The Abqaiq and Khurais attacks are often cited by Saudi observers as proof that the United States has abandoned its security role in the region, but while they demonstrated Iran’s new capabilities in a jarring manner, the attacks were calibrated to avoid a catastrophic oil market disruption—not to cause one. It is true that the facilities at Abqaiq in particular are uniquely important to Saudi export flows, and arguably a more important vulnerability than the Strait of Hormuz. However, the facility runs at well below its maximum capacity, and it was designed so that oil volumes can be routed around individual components of the facility which might be damaged in an attack. By targeting only a limited number of components at Abqaiq, Iran created a large outage—5.7 million barrels per day according to Saudi Aramco—but one which allowed for the kingdom’s full production level to be restored by the end of September 2019, about two weeks after the attack. This also was apparent to analysts, including me, looking at the commercial satellite photos available the day after the attack, limiting the impact on oil prices. It also was certainly clear to U.S. officials, and the intentionally limited impact on oil flows is likely a large part of the reason why President Donald Trump chose not to take military action against Iran as a result. Iran had shown that it could cause a catastrophic volume loss by hitting roughly triple the number of aim points at Abqaiq with accurate suicide drones, but it chose not to do so. 

The Abqaiq episode has not demonstrated to Iran that the United States has abandoned its interest in protecting the free flow of oil from the region or would be unwilling to take military action if Iran caused damage at a higher threshold. If Saudi Arabia had a U.S. security guarantee, that probably would have prevented a demonstration attack like this, but if it had not the United States could have been locked into taking military action over something below the threshold of major damage to U.S. interests. Trying to decide exactly how the threshold for such a guarantee should be defined would be difficult in a region known for the widespread use of gray-zone provocations, but an unambiguous guarantee with a low threshold could easily entangle the United States in an escalating conflict over a relatively minor trigger. Abqaiq is a perfect example of how U.S. and Saudi views about these thresholds can differ.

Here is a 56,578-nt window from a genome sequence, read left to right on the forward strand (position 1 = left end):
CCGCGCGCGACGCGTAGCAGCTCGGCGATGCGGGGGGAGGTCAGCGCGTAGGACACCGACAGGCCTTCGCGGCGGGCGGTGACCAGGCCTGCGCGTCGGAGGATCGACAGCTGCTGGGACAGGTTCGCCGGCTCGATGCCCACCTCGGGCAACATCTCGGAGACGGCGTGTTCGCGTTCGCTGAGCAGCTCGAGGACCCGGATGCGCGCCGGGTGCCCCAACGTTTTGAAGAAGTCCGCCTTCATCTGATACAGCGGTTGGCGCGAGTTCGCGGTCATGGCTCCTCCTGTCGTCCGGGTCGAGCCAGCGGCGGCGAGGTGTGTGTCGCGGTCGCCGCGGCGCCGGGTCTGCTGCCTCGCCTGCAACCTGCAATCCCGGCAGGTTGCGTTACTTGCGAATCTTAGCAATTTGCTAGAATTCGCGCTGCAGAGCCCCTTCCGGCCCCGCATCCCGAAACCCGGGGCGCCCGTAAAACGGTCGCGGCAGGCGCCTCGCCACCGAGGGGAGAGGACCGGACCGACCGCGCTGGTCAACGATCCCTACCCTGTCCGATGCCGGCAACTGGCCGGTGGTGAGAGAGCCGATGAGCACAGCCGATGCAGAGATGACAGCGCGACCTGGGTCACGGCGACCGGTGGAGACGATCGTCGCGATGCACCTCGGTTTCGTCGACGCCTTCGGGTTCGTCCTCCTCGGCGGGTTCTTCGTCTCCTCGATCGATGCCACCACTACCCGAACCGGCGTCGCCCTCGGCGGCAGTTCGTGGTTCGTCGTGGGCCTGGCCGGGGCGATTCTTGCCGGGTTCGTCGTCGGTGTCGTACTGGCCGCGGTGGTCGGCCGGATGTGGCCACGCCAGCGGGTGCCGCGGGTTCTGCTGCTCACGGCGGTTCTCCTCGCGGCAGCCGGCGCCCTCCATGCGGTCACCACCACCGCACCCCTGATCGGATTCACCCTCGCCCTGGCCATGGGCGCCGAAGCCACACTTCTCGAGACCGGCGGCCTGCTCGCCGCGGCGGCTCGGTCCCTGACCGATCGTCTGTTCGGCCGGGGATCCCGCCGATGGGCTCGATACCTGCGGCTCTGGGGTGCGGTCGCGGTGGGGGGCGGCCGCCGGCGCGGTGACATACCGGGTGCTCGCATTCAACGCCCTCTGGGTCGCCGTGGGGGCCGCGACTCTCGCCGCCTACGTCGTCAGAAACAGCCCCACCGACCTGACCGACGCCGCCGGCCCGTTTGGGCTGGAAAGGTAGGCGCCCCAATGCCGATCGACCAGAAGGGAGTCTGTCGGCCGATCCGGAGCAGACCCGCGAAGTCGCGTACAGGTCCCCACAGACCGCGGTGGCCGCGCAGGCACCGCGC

In addition, the use of support for proxies and gray-zone provocations by both Saudi Arabia and Iran raises the issue of potential “moral hazards” stemming from a security guarantee. Would Crown Prince Mohammed bin Salman feel emboldened in his regional actions? The converse of that seems to have arguably been operative in the years since Abqaiq, in which a sense of vulnerability produced a dialogue with Iran and the recent agreement to normalize relations and mutually curtail actions that had caused friction between Iran and Saudi Arabia, including support for proxies. The fact that China stepped in to midwife the agreement toward the end of the process made it a bit uncomfortable for the United States, but it still promotes the U.S. interest in regional stability.